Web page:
imagination. Thus The Scarlet Letter is not an historical novel about Puritan Boston, but a romance set 200 years before
Hawthorne’s time in which he tells a tale that may have occurred, given some historical facts and many insights into human
nature. Writing a romance about the past gives Hawthorne the freedom to present several versions of what might have
happened, depending on whose perspective is presented. This is why after the death of Arthur Dimmesdale, several theories
are submitted as to how the scarlet “A” came to be imprinted on his breast. The insignia could have been self-inflicted, or
wrought by Chillingworth’s magic, or a manifestation of Dimmesdale’s remorseful spirit. Hawthorne presents all three theories
non-judgementally because what matters most is not how the scarlet letter got there, but that it confirms the truth about
Dimmesdale’s adulterous heart. The genre of the romance also allowed Hawthorne to embellish the relationship between
humans and nature. For example, the babbling brook in the forest scene appears to sympathize with Hester and Dimmesdale
and adds “this other tale to the mystery with which its little heart was already overburdened....” (p. 201). In addition, the “A”-
shaped meteor which appears the night Governor Winthrop dies and Dimmesdale stands on the scaffold is interpreted as both
a sign from heaven denouncing Dimmesdale as an adulterer and also as standing for “Angel” as the soul of a revered
magistrate ascends into heaven, depending upon the orientation of its observer.

HAWTHORNE’S LIFE
Nathaniel Hawthorne was born on July 4, 1804, in Salem, Massachusetts. His father and grandfather were both New England
seafarers. After his father died of yellow fever, Hawthorne (who was four years old), his mother, and sisters lived with his
mother’s relatives. Following his graduation from Bowdoin College, New Brunswick, Maine, in 1825, Hawthorne returned to
Salem where he struggled as a short story writer for 12 years. He published Twice-Told Tales in 1837. From 1839 to 1841,
Hawthorne worked as a measurer in the Boston Custom House. In 1842, he married Sophia Peabody. The Scarlet Letter,
published in 1850, brought him recognition as an author. He published The House of the Seven Gables in 1851. Hawthorne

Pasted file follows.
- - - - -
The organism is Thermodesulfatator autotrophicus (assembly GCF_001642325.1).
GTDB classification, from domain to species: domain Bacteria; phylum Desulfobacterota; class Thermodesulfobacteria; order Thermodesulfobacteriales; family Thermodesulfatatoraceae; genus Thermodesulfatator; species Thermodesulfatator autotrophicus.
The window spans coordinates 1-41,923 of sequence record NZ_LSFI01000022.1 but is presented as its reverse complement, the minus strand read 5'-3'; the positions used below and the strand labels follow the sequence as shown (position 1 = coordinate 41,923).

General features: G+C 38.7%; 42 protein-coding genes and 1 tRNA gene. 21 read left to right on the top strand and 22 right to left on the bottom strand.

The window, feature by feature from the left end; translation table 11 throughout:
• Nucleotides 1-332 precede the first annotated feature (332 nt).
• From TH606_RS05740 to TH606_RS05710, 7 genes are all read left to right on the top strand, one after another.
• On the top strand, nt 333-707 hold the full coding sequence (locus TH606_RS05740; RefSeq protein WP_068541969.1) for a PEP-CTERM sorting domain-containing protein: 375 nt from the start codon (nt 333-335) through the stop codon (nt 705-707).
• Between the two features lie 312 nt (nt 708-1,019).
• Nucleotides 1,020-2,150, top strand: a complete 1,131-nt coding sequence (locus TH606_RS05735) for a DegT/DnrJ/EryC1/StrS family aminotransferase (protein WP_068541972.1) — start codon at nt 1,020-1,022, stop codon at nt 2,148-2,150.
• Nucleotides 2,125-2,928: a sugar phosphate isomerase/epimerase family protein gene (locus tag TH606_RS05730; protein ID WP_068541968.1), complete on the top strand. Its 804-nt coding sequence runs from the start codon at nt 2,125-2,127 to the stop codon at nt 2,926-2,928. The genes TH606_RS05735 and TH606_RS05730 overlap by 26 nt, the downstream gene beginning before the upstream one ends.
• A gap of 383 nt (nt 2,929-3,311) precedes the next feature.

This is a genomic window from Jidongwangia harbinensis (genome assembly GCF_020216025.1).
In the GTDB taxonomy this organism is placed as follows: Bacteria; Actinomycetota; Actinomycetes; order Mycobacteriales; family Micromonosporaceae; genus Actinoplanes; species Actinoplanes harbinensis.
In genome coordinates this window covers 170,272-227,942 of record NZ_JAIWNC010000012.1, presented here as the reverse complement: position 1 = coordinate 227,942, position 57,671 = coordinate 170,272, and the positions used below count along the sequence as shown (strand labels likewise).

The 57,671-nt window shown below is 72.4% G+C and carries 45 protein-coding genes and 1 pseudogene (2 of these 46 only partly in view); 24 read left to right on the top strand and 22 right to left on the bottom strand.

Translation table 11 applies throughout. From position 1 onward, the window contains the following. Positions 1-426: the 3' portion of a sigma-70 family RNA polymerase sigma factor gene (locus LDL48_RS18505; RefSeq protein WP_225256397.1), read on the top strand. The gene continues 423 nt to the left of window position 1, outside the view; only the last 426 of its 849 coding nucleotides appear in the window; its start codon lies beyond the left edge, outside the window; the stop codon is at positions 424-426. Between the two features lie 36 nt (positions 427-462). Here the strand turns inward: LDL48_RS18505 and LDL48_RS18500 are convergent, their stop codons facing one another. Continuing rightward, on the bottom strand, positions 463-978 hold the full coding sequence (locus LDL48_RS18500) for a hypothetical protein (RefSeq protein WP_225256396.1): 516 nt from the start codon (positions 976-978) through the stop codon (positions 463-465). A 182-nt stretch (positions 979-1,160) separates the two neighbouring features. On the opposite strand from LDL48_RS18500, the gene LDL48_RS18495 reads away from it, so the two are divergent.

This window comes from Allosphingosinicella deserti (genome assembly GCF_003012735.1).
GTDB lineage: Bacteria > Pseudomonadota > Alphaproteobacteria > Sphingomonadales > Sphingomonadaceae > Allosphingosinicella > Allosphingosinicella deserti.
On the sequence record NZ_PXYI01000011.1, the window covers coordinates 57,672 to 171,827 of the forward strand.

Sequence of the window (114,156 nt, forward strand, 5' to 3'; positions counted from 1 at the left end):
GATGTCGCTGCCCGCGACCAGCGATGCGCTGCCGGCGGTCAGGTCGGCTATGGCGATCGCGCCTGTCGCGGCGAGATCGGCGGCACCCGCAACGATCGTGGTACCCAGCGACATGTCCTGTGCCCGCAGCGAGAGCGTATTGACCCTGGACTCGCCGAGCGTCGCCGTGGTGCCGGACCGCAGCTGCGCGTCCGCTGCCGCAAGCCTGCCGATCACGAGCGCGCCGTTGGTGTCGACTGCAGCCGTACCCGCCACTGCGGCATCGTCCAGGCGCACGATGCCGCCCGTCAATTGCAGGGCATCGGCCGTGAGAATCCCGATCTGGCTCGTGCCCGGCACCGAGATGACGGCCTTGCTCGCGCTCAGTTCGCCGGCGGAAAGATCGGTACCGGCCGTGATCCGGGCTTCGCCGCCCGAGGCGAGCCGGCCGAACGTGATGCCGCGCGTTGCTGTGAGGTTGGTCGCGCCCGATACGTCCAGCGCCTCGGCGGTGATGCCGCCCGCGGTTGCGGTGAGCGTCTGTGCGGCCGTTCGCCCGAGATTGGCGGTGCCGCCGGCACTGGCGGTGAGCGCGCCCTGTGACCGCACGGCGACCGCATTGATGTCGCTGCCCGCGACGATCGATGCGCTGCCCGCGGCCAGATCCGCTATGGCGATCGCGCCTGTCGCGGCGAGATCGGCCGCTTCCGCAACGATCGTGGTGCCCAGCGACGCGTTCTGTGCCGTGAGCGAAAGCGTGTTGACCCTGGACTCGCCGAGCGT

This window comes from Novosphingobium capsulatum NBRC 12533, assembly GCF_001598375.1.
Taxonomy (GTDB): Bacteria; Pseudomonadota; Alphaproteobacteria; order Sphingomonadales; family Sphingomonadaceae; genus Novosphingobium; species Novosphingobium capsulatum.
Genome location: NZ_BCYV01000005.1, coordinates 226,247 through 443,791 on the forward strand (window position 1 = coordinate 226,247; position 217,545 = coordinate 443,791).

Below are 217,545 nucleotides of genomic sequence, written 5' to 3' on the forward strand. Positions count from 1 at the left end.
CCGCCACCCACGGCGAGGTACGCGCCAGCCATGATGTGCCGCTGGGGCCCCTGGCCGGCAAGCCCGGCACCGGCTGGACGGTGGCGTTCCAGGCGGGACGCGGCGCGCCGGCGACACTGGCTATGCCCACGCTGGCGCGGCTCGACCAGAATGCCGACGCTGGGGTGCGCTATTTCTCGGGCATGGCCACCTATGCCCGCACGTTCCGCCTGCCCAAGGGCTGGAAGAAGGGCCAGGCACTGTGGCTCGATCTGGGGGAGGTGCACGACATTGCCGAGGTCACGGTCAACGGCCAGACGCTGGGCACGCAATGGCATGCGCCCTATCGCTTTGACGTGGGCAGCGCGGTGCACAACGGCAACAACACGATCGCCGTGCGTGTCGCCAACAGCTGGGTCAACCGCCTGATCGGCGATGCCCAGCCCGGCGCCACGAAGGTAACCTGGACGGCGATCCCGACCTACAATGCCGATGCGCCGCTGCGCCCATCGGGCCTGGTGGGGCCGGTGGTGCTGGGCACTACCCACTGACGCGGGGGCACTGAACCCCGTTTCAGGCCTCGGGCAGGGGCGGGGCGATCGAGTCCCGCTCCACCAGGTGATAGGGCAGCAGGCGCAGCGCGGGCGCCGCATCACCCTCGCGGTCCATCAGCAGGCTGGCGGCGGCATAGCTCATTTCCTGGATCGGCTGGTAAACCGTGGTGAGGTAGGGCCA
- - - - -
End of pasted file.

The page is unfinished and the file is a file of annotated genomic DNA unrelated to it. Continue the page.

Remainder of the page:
died on May 19, 1864, at Plymouth, New Hampshire.

HAWTHORNE’S LITERARY TIMES
Hawthorne wrote during the Romantic Period in American literature which lasted from 1830 to 1865. Ralph Waldo Emerson,
Henry David Thoreau, Herman Melville, Harriet Beecher Stowe, Edgar Allen Poe, and Walt Whitman were his literary
contemporaries. The Scarlet Letter is considered a piece of American Romantic literature because it is set in a remote past, the
Puritan era 200 years prior to Hawthorne’s time, and because it deals with the interior psychology of individual characters.

HISTORICAL COMMENTARY
A religious group which migrated from England to the Massachusetts Bay Colony in New England in the early 1600s, the
Puritans believed in a “pure” interpretation of the Bible which did not include some of the traditional practices of the Church
of England. Although the Church did not officially control the State in Puritan settlements, religion and government were
closely intertwined. The ministers counseled the magistrates in all affairs concerning the settlement and its citizens. The Puritans
had strict rules against the theater, religious music, sensuous poetry, and frivolous dress.

Vocabulary
Week 1                                                                Week 2
  1) Brevity                                                            1) Mien
  2) Concise                                                            2) Assimulate
  3) Laconic                                                            3) Tempestuous
  4) Pithy                                                              4) Vivify
  5) Quiescent                                                          5) Sojourn
  6) Reticent                                                           6) Tangible
  7) Succinct                                                           7) Superfluous